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The truth about keto diets and rapid weight loss

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Obesity is on the rise in today’s society, no wonder why so many people want to lose weight. But what’s the price they are willing to pay? Most people think a good diet is one that would bring down their weight numbers quickly, but is that so? Weight loss is more than just numbers on a scale, and if you want results and a healthier body, there’s something else you need to pay attention to: your metabolism.

A tricky word, metabolism

So, what is metabolism? This simple word covers many events and internal processes your body does every day. Your metabolism is the way chemical compounds behave inside your body, and one special type of metabolism is that of energy. Energy metabolism dictates how you handle sugar, when do you start burning fat, and determines how strong, active and resistant you are. This is why some people talk about slow metabolism when it’s harder to lose weight, and fast metabolism in the opposite case.

According to a review by Nature, when people try to lose weight using restrictive diets such as keto diet, their metabolism starts burning energy from fat. After a while, their metabolism turns the attention to carbohydrates instead. So, since it’s suddenly showing preference to burn carbohydrates, the spare fat is stored in their belly. After that, and since keto diet is very difficult to sustain, people tend to stop dieting and weight regain starts, faster than ever because their metabolism has already made the switch. The only thing to avoid such rebound effect would be through physical activity and macronutrient regulations.

What’s more, there’s many people who combine keto diets with high-intensity cardio workouts. Keto diets consist of very low levels of carbohydrates and high consumption of healthy fats. They are considered to be efficacious for weight loss and have been proven to reduce hunger in their users. However, not consuming enough carbohydrates and giving your body a lot of cardio workout only results in one thing, and that is muscle loss. Since your body doesn’t have a rapid source of energy, it turns to your muscles, breaks them down, and obtain energy from their proteins. On the long run, this would further slow down your metabolism because, the less muscle you have, the less energy you will be able to burn.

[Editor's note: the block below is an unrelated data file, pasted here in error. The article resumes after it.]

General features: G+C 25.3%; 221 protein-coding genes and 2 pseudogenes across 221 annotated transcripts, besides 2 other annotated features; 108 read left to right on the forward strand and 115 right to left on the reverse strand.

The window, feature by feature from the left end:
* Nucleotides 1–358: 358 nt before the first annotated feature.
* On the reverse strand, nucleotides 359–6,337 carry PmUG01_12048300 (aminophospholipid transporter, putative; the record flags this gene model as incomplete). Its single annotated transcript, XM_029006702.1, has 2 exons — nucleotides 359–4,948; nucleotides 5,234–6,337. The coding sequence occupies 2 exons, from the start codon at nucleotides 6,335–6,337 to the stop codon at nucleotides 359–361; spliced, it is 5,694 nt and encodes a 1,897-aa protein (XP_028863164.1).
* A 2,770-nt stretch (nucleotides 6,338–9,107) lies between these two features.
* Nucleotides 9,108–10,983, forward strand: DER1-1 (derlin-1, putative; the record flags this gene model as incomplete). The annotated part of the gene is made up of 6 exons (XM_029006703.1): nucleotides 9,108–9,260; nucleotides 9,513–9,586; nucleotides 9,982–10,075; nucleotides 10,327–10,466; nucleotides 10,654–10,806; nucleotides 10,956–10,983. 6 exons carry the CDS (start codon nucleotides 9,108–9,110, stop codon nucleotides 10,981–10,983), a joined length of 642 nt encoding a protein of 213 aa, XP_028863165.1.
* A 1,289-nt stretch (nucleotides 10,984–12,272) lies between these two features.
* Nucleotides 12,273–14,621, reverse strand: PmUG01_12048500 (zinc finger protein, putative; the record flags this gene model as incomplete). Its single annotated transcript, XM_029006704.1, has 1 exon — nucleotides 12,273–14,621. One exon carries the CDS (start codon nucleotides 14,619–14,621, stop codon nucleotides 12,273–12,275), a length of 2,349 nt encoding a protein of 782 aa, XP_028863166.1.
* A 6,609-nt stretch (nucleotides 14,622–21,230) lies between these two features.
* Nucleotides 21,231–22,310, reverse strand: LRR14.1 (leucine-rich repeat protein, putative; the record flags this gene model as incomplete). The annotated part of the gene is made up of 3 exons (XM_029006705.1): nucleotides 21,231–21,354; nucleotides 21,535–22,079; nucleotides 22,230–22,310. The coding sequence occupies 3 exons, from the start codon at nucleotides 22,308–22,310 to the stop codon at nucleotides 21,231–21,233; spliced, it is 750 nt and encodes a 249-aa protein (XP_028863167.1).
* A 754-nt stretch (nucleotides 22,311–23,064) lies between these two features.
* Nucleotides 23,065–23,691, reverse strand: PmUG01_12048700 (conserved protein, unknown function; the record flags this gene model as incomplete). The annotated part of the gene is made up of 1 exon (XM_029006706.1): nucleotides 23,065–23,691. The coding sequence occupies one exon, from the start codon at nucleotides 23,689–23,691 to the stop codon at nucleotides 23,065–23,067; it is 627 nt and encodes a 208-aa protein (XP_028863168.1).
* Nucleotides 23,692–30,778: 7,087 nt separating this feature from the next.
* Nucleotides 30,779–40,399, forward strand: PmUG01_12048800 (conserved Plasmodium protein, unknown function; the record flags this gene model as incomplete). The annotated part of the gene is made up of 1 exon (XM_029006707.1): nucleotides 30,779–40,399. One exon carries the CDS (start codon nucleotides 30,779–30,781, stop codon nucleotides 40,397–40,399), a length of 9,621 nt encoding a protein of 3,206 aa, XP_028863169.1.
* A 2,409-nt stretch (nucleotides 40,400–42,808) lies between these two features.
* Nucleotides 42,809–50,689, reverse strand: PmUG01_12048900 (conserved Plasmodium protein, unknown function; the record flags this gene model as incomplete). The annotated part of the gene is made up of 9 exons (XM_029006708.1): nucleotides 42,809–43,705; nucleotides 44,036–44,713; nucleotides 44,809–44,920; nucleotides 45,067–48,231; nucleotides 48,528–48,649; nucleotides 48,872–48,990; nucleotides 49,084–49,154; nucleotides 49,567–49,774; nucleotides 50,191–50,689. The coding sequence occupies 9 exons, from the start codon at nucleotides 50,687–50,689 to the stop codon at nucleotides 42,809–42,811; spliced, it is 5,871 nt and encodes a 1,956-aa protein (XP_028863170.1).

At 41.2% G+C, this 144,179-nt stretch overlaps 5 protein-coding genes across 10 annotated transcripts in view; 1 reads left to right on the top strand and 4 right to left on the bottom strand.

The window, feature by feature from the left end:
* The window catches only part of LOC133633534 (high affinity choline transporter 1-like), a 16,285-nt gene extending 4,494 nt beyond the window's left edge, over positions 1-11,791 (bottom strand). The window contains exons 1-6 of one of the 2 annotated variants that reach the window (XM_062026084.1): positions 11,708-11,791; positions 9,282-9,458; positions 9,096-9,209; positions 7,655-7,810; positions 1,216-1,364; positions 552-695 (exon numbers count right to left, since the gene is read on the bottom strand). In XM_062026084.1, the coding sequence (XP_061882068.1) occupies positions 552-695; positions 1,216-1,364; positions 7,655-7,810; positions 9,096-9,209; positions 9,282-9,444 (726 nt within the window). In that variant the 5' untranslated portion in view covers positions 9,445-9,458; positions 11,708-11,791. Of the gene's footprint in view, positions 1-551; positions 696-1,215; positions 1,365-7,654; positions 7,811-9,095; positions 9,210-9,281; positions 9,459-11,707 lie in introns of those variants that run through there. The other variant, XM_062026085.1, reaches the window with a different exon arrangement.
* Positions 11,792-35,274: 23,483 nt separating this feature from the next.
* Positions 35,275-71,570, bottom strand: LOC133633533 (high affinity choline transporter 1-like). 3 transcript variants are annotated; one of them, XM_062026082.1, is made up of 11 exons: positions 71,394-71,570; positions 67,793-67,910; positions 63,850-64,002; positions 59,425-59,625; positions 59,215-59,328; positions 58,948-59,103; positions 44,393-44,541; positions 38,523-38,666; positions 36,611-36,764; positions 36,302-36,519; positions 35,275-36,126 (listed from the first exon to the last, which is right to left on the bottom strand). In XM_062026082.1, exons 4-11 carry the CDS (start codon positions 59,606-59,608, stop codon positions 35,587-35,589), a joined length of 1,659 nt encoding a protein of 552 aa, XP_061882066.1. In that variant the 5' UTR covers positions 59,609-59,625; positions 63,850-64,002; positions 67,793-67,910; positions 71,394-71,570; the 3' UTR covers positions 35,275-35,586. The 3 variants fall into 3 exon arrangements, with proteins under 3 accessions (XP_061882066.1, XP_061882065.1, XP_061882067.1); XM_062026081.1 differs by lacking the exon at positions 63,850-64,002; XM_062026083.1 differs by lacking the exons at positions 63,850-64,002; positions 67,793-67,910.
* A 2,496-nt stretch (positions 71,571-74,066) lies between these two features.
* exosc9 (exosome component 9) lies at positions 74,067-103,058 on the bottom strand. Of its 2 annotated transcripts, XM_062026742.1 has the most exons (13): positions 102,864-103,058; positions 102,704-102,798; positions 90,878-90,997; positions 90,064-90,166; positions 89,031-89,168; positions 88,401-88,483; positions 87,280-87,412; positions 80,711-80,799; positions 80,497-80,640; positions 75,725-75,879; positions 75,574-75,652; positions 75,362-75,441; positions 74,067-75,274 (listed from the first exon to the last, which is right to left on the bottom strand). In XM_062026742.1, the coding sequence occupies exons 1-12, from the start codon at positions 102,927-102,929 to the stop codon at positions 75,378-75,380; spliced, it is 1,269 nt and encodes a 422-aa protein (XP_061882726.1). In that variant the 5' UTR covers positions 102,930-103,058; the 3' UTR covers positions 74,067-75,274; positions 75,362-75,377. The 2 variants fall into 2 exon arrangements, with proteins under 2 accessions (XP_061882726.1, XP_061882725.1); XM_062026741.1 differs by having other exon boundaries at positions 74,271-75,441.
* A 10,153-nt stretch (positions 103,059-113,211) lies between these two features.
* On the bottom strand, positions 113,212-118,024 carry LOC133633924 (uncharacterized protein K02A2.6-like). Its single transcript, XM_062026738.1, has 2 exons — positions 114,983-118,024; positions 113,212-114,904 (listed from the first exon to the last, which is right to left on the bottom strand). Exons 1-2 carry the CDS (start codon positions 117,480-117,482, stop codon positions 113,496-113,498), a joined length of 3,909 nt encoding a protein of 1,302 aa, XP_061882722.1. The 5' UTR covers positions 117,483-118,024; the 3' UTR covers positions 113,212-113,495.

Keto diets and insulin resistance

Another big problem about ketogenic diets is that there is controversy about the development of insulin resistance as a result of this restrictive regime. There are many studies, both in mice and humans, showing that this type of diet can result in insulin sensitivity problems. Insulin is an important hormone for your metabolism, it dictates how your body will use sugar because it basically helps your cells internalize and process sugar into energy. So, insulin is the one to blame for the appearance of high blood sugar and type 2 diabetes.

Keto diets, and any other low-carbohydrate, high-fat diet can potentially alter the way your organism responds to insulin. The cells in the liver and muscles become less sensitive to insulin, in a process called insulin resistance, which some people also call pre-diabetic state. But how does that happen?